The Petya/Nyetya/NotPetya attack on Ukraine (with either intentional or collateral damage throughout most of the rest of the world) is tied more closely to Russian services as researchers find links to the BlackEnergy APT group.
In Ukraine itself the incident has moved into its law enforcement phase as police seize servers belonging to Intellect Service, the small "family owned" software outfit whose ME Doc accounting product appears to have been the initial source of Petya/Nyetya/NotPetya infestations. Intellect Service denies having anything to do with the attack, and says their code was clean when they released it.
A Bitcoin wallet associated with the campaign was emptied of the $10,000 it contained, and the apparent threat actors have made more noises about recovering your files, but caveat lector—consensus is that Petya/Nyetya/NotPetya was destructive in intent, and that the files it hit aren't coming back.
The shipping and logistics industry does some security introspection as sector leader Maersk returns more-or-less to normal. Self-examination surfaces uncomfortable insights.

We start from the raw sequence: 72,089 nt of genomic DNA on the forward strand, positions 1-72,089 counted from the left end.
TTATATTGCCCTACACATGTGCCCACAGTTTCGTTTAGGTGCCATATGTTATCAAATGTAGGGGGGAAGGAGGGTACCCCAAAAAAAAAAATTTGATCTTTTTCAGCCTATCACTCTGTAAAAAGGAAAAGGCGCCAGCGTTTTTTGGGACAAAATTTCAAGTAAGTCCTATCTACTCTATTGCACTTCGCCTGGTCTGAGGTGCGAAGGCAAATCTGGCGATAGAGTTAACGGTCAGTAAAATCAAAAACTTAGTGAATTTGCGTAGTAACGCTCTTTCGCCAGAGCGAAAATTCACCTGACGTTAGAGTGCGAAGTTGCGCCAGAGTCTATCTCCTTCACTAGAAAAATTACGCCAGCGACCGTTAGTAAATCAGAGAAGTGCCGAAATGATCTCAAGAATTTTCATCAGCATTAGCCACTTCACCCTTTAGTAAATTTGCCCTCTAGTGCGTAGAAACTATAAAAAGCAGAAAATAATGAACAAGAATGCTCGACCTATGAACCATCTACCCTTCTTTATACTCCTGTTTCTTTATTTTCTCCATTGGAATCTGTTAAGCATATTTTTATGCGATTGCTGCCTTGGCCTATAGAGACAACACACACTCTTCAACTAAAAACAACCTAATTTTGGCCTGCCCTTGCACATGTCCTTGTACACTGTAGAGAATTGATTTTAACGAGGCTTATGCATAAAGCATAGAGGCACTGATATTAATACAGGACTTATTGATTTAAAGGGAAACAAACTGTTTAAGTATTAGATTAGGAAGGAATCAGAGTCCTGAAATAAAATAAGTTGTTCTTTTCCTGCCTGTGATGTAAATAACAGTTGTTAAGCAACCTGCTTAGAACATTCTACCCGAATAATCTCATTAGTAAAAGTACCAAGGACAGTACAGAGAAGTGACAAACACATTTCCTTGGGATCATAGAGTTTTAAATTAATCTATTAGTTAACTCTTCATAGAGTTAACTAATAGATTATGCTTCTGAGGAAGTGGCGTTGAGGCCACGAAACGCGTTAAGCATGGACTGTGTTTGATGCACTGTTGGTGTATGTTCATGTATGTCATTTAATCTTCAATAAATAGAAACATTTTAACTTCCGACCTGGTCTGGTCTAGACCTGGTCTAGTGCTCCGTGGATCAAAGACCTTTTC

Two cryptocurrency services—the Bithumb exchange and client-side Ethereum wallet Classic Ether—have come under attack. Bithumb users lost both Bitcoin and Ethereum; Classic Ether Wallet's website was hijacked.
Trend Micro has updates on SLocker ransomware—and it is actually ransomware—which is now mimicking WannaCry.
Researchers at Sucuri have found an SQL-injection flaw in a widely used WordPress plugin: WordPress Statistics.
H.I.G. Capital will acquire NCI for $283 million—said to represent a significant discount over the US Federal contractor's price at Friday's closing bell.